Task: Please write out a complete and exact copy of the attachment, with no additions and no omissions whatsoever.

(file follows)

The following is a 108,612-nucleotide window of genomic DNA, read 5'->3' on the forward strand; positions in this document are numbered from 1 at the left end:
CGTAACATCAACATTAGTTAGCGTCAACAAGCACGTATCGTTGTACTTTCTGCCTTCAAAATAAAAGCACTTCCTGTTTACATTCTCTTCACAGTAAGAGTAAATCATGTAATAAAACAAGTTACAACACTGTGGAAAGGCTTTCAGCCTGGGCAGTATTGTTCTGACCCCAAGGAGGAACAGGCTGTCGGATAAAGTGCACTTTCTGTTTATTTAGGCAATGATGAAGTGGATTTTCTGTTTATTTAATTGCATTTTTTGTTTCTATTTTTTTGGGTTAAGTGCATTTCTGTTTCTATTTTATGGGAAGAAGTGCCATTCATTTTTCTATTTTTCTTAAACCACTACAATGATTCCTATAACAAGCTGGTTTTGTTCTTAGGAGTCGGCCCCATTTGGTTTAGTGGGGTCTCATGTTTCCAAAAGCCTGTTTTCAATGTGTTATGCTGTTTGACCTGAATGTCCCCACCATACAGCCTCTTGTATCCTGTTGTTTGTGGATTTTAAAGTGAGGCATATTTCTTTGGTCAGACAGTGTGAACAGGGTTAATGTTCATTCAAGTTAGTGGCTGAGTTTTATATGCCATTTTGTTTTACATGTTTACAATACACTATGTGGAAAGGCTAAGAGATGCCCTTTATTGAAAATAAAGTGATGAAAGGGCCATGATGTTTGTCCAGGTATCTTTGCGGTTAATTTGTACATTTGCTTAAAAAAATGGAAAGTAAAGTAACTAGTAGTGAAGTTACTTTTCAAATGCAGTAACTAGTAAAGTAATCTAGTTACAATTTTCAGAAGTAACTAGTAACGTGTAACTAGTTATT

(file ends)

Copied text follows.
The following is a 108,612-nucleotide window of genomic DNA, read 5'->3' on the forward strand; positions in this document are numbered from 1 at the left end:
CGTAACATCAACATTAGTTAGCGTCAACAAGCACGTATCGTTGTACTTTCTGCCTTCAAAATAAAAGCACTTCCTGTTTACATTCTCTTCACAGTAAGAGTAAATCATGTAATAAAACAAGTTACAACACTGTGGAAAGGCTTTCAGCCTGGGCAGTATTGTTCTGACCCCAAGGAGGAACAGGCTGTCGGATAAAGTGCACTTTCTGTTTATTTAGGCAATGATGAAGTGGATTTTCTGTTTATTTAATTGCATTTTTTGTTTCTATTTTTTTGGGTTAAGTGCATTTCTGTTTCTATTTTATGGGAAGAAGTGCCATTCATTTTTCTATTTTTCTTAAACCACTACAATGATTCCTATAACAAGCTGGTTTTGTTCTTAGGAGTCGGCCCCATTTGGTTTAGTGGGGTCTCATGTTTCCAAAAGCCTGTTTTCAATGTGTTATGCTGTTTGACCTGAATGTCCCCACCATACAGCCTCTTGTATCCTGTTGTTTGTGGATTTTAAAGTGAGGCATATTTCTTTGGTCAGACAGTGTGAACAGGGTTAATGTTCATTCAAGTTAGTGGCTGAGTTTTATATGCCATTTTGTTTTACATGTTTACAATACACTATGTGGAAAGGCTAAGAGATGCCCTTTATTGAAAATAAAGTGATGAAAGGGCCATGATGTTTGTCCAGGTATCTTTGCGGTTAATTTGTACATTTGCTTAAAAAAATGGAAAGTAAAGTAACTAGTAGTGAAGTTACTTTTCAAATGCAGTAACTAGTAAAGTAATCTAGTTACAATTTTCAGAAGTAACTAGTAACGTGTAACTAGTTATT